Hearing voices is a hallmark of schizophrenia and other psychotic disorders, occurring in 60-80% of cases. These voices are typically identified as belonging to other people and may be voicing the person’s thoughts, commenting on their actions or ideas, arguing with each other or telling the person to do something. Importantly, these auditory hallucinations are as subjectively real as any external voices. They may in many cases be critical or abusive and are often highly distressing to the sufferer.
However, many perfectly healthy people also regularly hear voices – as many as 1 in 25 according to some studies, and in most cases these experiences are perfectly benign. In fact, we all hear voices “belonging to other people” when we dream – we can converse with these voices, waiting for their responses as if they were derived from external agents. Of course, these percepts are actually generated by the activity of our own brain, but how?
There is good evidence from neuroimaging studies that the same areas that respond to external speech are active when people are having these kinds of auditory hallucinations. In fact, inhibiting such areas using transcranial magnetic stimulation may reduce the occurrence or intensity of heard voices. But why would the networks that normally process speech suddenly start generating outputs by themselves? Why would these outputs be organised in a way that fits speech patterns, as opposed to random noise? And, most importantly, why does this tend to occur in people with schizophrenia? What is it about the pathology of this disorder that makes these circuits malfunction in this specific way?
An interesting approach to try and get answers to these questions has been to model these circuits in artificial neural networks. If you can generate a network that can process speech inputs and find certain conditions under which it begins to spontaneously generate outputs, then you may have an informative model of auditory hallucinations. Using this approach, a couple of studies from several years ago from the group of Ralph Hoffman have found some interesting clues as to what may be going on, at least on an abstract level.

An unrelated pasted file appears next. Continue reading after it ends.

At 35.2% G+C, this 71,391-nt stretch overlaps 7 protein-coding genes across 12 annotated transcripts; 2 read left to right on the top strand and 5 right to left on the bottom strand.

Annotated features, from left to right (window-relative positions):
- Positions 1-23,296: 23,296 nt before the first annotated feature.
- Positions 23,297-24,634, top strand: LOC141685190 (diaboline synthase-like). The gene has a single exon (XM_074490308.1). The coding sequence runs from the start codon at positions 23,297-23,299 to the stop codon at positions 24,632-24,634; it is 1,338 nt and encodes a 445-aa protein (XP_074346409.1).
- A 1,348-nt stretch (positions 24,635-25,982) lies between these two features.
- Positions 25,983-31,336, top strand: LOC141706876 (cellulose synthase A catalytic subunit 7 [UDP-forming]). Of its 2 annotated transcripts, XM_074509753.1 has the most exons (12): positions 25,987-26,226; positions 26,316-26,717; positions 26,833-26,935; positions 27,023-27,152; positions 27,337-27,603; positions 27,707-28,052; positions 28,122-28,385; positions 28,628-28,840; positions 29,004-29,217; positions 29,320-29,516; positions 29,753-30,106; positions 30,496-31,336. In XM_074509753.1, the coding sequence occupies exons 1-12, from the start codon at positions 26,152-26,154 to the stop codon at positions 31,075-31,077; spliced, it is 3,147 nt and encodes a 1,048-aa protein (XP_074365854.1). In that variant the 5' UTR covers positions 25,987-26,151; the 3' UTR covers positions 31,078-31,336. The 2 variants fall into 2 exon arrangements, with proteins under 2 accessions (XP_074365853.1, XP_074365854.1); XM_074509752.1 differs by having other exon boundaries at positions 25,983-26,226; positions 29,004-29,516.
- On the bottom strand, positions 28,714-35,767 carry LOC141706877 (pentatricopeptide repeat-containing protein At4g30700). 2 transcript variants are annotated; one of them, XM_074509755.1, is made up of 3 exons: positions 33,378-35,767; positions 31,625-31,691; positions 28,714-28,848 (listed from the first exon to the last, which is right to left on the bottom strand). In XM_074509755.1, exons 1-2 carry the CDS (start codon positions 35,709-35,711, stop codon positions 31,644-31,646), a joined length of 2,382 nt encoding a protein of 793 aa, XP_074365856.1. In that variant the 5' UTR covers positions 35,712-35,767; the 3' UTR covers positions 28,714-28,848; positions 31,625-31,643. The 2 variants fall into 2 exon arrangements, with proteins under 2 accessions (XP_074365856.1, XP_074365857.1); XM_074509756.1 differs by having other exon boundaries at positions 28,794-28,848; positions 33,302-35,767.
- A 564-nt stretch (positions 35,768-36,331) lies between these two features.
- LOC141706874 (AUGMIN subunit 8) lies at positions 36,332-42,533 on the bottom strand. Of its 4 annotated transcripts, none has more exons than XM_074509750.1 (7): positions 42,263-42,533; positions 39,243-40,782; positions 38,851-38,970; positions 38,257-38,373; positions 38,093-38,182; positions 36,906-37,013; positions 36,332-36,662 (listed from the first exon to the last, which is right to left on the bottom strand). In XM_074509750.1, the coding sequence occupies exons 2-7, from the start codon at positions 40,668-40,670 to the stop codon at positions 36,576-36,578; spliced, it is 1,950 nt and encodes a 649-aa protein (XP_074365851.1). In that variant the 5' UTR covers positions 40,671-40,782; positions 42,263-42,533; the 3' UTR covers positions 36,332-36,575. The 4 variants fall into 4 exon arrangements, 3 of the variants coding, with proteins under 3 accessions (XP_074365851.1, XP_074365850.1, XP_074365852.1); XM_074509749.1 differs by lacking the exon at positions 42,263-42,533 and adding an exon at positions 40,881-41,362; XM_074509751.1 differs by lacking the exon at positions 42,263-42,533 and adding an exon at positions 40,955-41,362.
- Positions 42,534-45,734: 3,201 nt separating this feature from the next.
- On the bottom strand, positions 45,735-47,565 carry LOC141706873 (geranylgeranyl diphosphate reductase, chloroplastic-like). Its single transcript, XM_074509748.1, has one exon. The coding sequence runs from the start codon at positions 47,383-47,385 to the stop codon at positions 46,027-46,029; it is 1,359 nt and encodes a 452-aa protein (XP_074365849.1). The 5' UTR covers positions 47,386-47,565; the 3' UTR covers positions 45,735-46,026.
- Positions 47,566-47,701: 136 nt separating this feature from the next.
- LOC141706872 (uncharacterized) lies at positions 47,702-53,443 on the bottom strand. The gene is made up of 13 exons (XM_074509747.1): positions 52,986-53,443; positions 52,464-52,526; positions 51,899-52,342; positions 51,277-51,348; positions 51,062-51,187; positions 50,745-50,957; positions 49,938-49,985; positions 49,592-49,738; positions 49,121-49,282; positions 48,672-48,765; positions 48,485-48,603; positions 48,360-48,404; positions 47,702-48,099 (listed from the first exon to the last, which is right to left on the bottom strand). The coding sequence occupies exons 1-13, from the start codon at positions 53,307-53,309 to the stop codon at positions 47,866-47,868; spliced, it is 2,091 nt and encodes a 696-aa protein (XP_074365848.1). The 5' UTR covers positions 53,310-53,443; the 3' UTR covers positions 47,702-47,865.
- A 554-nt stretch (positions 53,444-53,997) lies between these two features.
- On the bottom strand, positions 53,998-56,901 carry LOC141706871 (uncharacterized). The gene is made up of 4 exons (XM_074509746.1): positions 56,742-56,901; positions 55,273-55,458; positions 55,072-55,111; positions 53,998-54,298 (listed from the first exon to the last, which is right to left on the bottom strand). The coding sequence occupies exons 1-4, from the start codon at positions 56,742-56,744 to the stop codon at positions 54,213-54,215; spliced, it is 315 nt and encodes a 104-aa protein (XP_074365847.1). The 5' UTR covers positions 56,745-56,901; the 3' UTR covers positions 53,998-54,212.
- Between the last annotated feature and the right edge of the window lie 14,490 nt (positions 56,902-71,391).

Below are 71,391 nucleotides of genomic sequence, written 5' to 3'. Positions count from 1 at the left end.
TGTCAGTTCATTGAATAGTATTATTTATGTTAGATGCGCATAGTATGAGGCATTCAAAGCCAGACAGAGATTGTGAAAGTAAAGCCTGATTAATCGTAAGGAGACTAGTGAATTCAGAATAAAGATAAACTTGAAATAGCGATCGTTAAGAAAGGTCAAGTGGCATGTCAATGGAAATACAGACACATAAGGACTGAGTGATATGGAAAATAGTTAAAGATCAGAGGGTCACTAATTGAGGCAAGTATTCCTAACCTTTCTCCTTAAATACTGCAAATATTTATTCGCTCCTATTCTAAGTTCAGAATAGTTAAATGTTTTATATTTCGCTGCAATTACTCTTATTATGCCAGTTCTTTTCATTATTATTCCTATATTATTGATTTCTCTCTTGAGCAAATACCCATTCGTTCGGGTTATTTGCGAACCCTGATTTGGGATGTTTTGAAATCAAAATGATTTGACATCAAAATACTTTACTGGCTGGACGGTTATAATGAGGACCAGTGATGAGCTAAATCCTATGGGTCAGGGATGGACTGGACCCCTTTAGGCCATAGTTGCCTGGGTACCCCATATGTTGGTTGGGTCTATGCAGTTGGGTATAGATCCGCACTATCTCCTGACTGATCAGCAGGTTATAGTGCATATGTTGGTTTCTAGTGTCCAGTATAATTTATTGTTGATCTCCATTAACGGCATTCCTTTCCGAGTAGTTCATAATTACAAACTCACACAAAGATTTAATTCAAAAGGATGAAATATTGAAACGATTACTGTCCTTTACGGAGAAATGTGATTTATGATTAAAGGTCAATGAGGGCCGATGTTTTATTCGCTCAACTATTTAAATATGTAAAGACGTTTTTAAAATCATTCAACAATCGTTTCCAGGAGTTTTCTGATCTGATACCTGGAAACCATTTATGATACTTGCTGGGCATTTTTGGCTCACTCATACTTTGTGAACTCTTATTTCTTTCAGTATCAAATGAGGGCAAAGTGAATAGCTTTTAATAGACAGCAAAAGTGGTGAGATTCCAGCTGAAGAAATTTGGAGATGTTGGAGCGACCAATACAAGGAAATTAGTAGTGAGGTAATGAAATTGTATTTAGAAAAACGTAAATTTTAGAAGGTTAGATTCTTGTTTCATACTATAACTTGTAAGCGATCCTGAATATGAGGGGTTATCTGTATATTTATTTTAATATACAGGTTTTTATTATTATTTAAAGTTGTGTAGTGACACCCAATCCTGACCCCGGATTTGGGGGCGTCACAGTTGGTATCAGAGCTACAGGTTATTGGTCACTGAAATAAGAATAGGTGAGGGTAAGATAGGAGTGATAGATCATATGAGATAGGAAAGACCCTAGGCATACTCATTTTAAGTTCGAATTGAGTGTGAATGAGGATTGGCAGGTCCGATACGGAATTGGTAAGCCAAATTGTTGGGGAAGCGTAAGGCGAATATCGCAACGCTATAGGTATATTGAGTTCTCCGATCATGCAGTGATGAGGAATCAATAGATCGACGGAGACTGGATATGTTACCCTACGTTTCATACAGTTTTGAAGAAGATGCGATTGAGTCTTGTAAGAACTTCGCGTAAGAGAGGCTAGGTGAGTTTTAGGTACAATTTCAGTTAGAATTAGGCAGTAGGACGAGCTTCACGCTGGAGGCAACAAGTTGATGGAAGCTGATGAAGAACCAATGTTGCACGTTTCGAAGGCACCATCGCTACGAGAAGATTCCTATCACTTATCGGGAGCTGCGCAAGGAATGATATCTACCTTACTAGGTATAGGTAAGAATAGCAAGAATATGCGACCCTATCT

Their approach was to generate an artificial neural network that could process speech inputs. Artificial neural networks are basically sets of mathematical functions modelled in a computer programme. They are designed to simulate the information-processing functions carried out by individual neurons and, more importantly, the computational functions carried out by an interconnected network of such neurons. They are necessarily highly abstract, but they can recapitulate many of the computational functions of biological neural networks. Their strength lies in revealing unexpected emergent properties of such networks.
The particular network in this case consisted of three layers of neurons – an input layer, an output layer, and a “hidden” layer in between – along with connections between these elements (from input to hidden and from hidden to output, but crucially also between neurons within the hidden layer). “Phonetic” inputs were fed into the input layer – these consisted of models of speech sounds constituting grammatical sentences. The job of the output layer was to report what was heard – representing different sounds by patterns of activation of its forty-three neurons. Seems simple, but it’s not. Deciphering speech sounds is actually very difficult as individual phonetic elements can be both ambiguous and variable. Generally, we use our learned knowledge of the regularities of speech and our working memory of what we have just heard to anticipate and interpret the next phonemes we hear – forcing them into recognisable categories. Mimicking this function of our working memory is the job of the hidden layer in the artificial neural network, which is able to represent the prior inputs by the pattern of activity within this layer, providing a context in which to interpret the next inputs.
The important thing about neural networks is they can learn. Like biological networks, this learning is achieved by altering the strengths of connections between pairs of neurons. In response to a set of inputs representing grammatical sentences, the network weights change in such a way that when something similar to a particular phoneme in an appropriate context is heard again, the pattern of activation of neurons representing that phoneme is preferentially activated over other possible combinations.
The network created by these researchers was an able student and readily learned to recognise a variety of words in grammatical contexts. The next thing was to manipulate the parameters of the network in ways that are thought to model what may be happening to biological neuronal networks in schizophrenia.